"Mother St John was the headmistress and taught English and Latin. I remember her becoming very annoyed when I said I didn’t want to learn Latin.

There was benediction every Thursday after school in the Chapel and we had to go.  Mother St John caught me sneaking away one Thursday and gave me a real row.

When she retired, she was replaced by Sister Mary Carr."

Other Teachers

"I remember:

-   Mother St Patrick

-  Mother Fidelma.  She later changed her name back to Margaret. She had been a St Margaret's girl herself, Margaret Connor.

-   Miss Anfry, the French teacher - a scary lady!

-   Miss Brown, who taught Gym

-  Miss Gordon, who taught Geography

-  Mrs Hare, who taught  history and was replaced by Miss King."

Houses

"We weren’t put in a house until we were in the 'big' school.  I was in Menzies (the yellow one). Every Friday at lunchtime, the houses had a house meeting.

If you had an order mark (which was a punishment) you had to stand at the back of the house and explain yourself. Every order mark cancelled out an 'A'. At the end of the year, the house with the most 'A's won the house cup."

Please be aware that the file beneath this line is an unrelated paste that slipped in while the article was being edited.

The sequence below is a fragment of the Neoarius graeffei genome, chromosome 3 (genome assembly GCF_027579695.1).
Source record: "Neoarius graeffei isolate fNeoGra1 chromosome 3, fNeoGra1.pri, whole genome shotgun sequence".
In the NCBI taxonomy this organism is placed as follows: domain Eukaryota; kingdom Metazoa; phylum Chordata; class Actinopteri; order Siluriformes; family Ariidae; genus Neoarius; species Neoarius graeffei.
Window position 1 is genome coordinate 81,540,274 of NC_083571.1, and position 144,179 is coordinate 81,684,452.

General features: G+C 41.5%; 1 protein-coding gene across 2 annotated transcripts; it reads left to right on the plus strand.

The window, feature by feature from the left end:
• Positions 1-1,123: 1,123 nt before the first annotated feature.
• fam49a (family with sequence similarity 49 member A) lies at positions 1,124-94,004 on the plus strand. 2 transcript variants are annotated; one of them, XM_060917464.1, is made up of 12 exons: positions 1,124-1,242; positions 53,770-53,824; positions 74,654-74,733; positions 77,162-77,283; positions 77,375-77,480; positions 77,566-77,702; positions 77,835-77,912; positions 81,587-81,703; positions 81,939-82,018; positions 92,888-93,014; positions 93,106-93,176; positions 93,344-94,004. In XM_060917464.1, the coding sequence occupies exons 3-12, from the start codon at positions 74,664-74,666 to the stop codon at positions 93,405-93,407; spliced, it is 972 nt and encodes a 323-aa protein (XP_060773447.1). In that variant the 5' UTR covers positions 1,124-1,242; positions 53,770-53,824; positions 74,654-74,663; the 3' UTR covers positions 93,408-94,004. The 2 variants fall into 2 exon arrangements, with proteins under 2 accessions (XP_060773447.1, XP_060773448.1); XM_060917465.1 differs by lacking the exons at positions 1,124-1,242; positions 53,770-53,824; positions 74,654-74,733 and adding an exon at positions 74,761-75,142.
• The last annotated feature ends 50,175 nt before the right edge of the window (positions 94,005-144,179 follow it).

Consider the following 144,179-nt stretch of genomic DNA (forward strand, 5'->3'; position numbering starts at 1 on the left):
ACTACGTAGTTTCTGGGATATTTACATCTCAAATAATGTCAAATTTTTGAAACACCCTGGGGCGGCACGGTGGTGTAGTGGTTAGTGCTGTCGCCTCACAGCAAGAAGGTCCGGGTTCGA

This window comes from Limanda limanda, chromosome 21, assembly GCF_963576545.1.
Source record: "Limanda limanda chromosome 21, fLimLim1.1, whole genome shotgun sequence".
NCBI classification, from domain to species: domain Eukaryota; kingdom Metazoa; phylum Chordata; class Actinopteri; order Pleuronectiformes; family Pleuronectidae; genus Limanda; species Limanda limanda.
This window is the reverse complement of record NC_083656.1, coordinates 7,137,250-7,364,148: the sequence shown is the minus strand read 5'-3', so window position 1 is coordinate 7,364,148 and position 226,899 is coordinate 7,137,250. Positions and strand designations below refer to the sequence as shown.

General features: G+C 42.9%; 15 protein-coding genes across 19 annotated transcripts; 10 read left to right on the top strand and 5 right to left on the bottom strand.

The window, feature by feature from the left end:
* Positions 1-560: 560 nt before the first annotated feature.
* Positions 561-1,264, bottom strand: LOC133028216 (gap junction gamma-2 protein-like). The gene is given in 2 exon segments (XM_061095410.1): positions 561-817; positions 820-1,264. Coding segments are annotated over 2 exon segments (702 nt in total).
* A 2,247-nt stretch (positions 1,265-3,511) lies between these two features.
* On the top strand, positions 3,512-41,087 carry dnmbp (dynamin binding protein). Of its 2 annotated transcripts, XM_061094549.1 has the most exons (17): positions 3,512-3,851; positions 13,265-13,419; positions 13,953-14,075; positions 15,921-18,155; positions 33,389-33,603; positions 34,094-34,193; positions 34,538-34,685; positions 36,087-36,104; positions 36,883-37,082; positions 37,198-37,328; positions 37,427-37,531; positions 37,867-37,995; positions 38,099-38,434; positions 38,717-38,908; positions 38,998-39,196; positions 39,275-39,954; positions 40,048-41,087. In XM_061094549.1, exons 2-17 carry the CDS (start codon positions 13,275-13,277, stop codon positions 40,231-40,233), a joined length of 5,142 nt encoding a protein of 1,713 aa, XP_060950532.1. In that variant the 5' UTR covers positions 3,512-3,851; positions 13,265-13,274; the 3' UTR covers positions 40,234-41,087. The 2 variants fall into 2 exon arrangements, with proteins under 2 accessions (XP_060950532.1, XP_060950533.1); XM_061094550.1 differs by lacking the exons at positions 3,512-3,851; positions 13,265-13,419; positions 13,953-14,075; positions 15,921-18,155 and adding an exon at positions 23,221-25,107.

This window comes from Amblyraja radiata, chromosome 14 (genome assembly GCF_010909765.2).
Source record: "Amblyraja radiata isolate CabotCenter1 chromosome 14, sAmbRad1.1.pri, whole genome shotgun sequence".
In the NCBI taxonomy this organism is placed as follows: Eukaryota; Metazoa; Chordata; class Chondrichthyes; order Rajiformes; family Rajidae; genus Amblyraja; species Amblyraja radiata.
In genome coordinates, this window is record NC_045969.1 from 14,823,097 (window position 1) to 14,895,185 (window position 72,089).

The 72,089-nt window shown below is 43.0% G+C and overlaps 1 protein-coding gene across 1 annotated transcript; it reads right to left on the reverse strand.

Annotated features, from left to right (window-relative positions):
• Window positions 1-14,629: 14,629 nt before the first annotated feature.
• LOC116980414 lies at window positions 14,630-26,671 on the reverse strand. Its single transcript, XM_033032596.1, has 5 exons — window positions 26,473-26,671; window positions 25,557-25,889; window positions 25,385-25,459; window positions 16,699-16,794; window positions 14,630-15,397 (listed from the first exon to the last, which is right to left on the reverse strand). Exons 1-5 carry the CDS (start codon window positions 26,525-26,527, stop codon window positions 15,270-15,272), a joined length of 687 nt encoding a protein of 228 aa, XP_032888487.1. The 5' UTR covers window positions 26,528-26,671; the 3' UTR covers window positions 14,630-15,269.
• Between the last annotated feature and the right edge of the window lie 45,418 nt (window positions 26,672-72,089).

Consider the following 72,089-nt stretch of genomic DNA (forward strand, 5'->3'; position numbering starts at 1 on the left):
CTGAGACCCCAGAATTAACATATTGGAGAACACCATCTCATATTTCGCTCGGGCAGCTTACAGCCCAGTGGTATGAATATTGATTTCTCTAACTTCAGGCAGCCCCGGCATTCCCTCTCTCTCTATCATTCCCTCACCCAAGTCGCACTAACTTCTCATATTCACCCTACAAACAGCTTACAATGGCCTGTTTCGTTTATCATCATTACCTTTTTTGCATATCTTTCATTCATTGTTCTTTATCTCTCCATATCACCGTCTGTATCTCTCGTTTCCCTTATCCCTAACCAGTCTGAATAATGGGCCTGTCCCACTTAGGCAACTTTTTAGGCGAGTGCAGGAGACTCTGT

Friends

"I remember that an American girl was in my class for a while but I can’t remember her name.

My best friends in Primary 1 were:

-   Susan Mackay and

-  Elizabeth Callicott.

I remained friends with them until I left school.

Other names I remember are:

-  Sanjukta Nandy

-  Danuta Mackay

-  Danuta Jastrebska

-  Frances Connor.

Around 1970, Craiglockart Convent closed and many of their pupils joined our school."

Susan McIntyre:  February 3, 2011

 

Recollections

24.

Paddy Votadrini (nee Harris)

Thank you to Paddy (Patricia) who wrote:

1974-79

Clapperton House